NORWALK, Conn. – Presumably inside information about the Al Madany lawsuit against Norwalk has leaked out onto these pages, posted by someone calling themselves “The Aga Khan.”
The mysterious commenter debated former Zoning Commission Chairwoman Jackie Lightfield in posts left on Norwalk Republican Town Committee Chairman Pete Torrano’s letter to the editor, “Mayor should defend the city, not settle mosque suit.” Lightfield expressed the opinion that The Aga Khan had nailed it in an interpretation of the Religious Land Use and Institutional Prisoners Act (RLUIPA), under which the Al Madany Islamic Center has sued the city in federal court.
“Your description of the religious exemption law is spot on,” Lightfield wrote to Aga on July 11.
The conversation started with a July 9 post from NancyOnNorwalk editor Mark Chapman:
“(Zoning Commissioner and state representative candidate) Emily Wilson contacted me at about 6 p.m. Wednesday, July 9, to say she has ‘neither authored nor sponsored any settlement of a lawsuit brought against the City of Norwalk, and that I am precluded from saying more given court confidentiality.’
“It has been reported since 2012 that Wilson authored or participated in the authoring of the original non-binding settlement that was accepted by the Zoning Commission on a 6-1 vote but was never signed, as then-Mayor Richard Moccia dismissed the outside attorney and opted for the current lawyer, Marci A. Hamilton , described in an online bio as ‘one of the United States’ leading church/state scholars.’”
Enter The Aga Khan, calling into question the honesty of Wilson’s statement:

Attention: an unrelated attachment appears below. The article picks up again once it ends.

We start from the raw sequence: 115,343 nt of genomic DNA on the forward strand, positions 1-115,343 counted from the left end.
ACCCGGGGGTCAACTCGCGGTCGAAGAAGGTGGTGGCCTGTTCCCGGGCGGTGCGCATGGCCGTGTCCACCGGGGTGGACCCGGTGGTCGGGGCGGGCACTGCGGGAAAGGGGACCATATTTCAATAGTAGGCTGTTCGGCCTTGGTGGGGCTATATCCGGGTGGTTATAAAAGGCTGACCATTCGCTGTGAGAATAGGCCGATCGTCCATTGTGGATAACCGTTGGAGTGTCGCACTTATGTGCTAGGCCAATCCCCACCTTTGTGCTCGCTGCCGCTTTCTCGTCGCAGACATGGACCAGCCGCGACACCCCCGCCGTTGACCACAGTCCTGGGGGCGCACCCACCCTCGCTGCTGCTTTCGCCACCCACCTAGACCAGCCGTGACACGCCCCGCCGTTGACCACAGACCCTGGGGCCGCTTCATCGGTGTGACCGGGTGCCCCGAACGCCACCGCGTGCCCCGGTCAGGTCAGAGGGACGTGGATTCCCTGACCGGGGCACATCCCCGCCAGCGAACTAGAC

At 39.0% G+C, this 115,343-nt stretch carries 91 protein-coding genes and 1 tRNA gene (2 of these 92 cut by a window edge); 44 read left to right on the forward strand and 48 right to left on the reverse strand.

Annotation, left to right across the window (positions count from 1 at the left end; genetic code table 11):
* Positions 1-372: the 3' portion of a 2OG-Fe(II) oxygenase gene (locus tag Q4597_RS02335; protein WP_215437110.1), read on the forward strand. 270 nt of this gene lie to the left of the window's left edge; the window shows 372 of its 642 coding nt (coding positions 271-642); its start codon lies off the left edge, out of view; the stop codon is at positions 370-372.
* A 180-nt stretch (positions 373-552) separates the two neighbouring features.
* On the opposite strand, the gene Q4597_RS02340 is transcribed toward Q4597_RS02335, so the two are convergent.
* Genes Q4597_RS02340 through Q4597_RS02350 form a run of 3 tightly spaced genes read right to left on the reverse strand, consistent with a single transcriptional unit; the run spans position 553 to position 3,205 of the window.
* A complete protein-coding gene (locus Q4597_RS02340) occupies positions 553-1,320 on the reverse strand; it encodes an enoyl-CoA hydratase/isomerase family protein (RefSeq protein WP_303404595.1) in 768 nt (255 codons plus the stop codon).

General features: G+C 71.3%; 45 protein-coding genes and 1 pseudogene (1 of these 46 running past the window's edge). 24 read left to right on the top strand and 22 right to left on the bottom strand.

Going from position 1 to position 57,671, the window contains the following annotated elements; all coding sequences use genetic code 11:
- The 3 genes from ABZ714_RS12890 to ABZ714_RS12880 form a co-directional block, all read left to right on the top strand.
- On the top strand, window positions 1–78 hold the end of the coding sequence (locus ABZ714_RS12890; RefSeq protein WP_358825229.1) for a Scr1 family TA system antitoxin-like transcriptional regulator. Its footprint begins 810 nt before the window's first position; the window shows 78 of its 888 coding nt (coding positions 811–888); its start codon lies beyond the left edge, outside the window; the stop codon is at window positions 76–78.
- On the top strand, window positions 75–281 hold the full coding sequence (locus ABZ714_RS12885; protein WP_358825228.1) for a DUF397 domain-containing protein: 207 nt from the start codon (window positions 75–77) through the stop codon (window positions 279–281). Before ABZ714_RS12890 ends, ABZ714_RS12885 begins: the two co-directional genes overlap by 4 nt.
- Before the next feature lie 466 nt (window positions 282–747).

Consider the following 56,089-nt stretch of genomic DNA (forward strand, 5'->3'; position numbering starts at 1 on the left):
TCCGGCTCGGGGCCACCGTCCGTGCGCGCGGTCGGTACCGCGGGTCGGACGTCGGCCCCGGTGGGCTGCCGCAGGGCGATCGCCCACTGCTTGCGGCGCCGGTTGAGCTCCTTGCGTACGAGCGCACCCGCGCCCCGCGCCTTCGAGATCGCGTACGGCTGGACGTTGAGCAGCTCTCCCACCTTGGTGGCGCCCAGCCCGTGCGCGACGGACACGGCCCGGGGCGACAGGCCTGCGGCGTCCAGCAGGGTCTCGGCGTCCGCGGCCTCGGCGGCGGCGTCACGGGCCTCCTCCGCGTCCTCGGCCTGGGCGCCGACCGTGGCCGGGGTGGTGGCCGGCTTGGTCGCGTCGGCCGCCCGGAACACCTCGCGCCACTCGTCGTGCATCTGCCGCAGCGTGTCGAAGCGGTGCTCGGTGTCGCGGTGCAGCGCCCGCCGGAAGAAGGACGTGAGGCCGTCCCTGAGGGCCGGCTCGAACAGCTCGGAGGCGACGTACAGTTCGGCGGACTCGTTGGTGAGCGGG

“While it is technically true that she did not author the resolution adopted by the zoning commission in 2012 (Norwalk’s outside counsel did) and she did not sponsor the resolution (Adam Blank did), she was much more involved than she lets on. Ms. Wilson was the Chair of the Commission in 2012, and in this capacity attended the mediation in Hartford held by the federal magistrate. She actively participated in the session and agreed to its outcome namely that the Commission would approve the mosque’s plan as presented and that the City would pay the mosque $100K to compensate them for the expense of filing a federal lawsuit. The resolution would not have been authored or presented to the Commission unless she had agreed to that form of resolution at the mediation session.”
The resolution was written to give the city’s lawyers room to negotiate a settlement, Aga Khan said.
“Neither the city’s attorneys nor the mosques want the zoning commission to take another vote. Rather they want the federal judge to issue a judgment ordering the City to issue the permit. This is called a consent order. It’s the same way the civil rights cases such as housing discrimination or school segregation are settled.”
A flyer put out by Wilson and Councilman David McCarthy (R-District E) last fall was brought into evidence in the case to support Al Madany’s claim of discrimination, Aga Khan said. The fatal flaw for Norwalk is that it ignored RLUIPA, Aga Khan said.
“A close reading of the mosque’s complaint shows that the city has treated other religious congregations and secular buildings differently than the mosque by applying different rules and making allowances,” Aga Khan wrote. “When the mosque won the motion-to-dismiss hearing in November 2013, the judge basically told the city in open court that the allegations were sufficient given the evidence that was presented at the time. Game. Set. Match. Over.
“The mosque would still have to connect the dots but I think they have enough to do so.”